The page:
Indian rocket carries Canada's first military satellite into space
Published Monday, February 25, 2013 7:49AM EST
Last Updated Monday, February 25, 2013 8:47AM EST
Canada's first military satellite is headed into orbit alongside six other satellites that were all launched aboard a single Indian rocket Monday morning.
The ‘Sapphire’ will increase Canada’s ability to protect its "assets and interests" in space and track man-made objects in orbit to avoid collisions, according to the Department of Defence.
A second Canadian satellite will help scientists keep track of meteors, asteroids and other space debris that could be heading towards earth.
The NEOSSat (Near-Earth Object Surveillance Satellite) will also track space debris in orbit, to better understand their movements.
The NEOSSat and the Sapphire are among seven satellites that were put into orbit aboard a single rocket scheduled to launch from the southern Andhra Pradesh state in India Monday morning.
Also launched was a French-built satellite that will study the world’s oceans, along with two satellites from Austria, which were developed in Canada, and one each from Denmark and Britain.
The Globe and Mail science reporter Ivan Semeniuk said this is the first time that so much Canadian hardware was launched aboard a single rocket.
"The French-Indian satellite is the main payload, but it’s often the case with these launches that there’s enough room for a few other small passengers," Semeniuk told CTV’s Canada AM on Monday.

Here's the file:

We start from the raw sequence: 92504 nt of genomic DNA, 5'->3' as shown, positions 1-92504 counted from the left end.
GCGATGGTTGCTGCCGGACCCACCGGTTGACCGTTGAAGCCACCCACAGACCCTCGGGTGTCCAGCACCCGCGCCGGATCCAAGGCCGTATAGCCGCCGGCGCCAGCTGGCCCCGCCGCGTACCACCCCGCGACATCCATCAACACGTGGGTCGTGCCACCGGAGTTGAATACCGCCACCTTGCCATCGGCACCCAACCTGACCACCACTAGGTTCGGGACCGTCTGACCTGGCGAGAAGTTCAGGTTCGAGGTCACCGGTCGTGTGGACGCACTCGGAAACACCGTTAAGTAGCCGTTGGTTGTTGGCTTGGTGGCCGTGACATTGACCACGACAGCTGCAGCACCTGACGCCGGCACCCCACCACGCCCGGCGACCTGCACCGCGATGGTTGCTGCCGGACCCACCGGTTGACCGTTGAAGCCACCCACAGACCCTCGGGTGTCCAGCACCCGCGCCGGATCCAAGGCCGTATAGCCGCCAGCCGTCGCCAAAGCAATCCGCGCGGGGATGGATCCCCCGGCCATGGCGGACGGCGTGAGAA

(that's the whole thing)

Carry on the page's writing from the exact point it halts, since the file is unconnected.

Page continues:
He described Sapphire as being the size of a dishwasher while NEOSSat is comparable to the size of a suitcase.
"It's amazing is how small the technology is getting," he said.
Semeniuk said that NEOSSat will specifically monitor meteors and asteroids that orbit closer to the sun and are typically more difficult to see from the ground.
If the Canadian-made satellite was launched earlier this year, Semeniuk said it may have been able to detect the meteor that recently exploded in the skies above Russia's Urals region.
Though he added that the bigger threat in space is pieces of debris colliding with working satellites.
Semeniuk said Canada is becoming a leader in development of smaller satellites as another two Canadian-made satellites are expected to be launched in about a year.
"There are some terrific engineers in Canada that have worked on these satellites, and we need to celebrate it."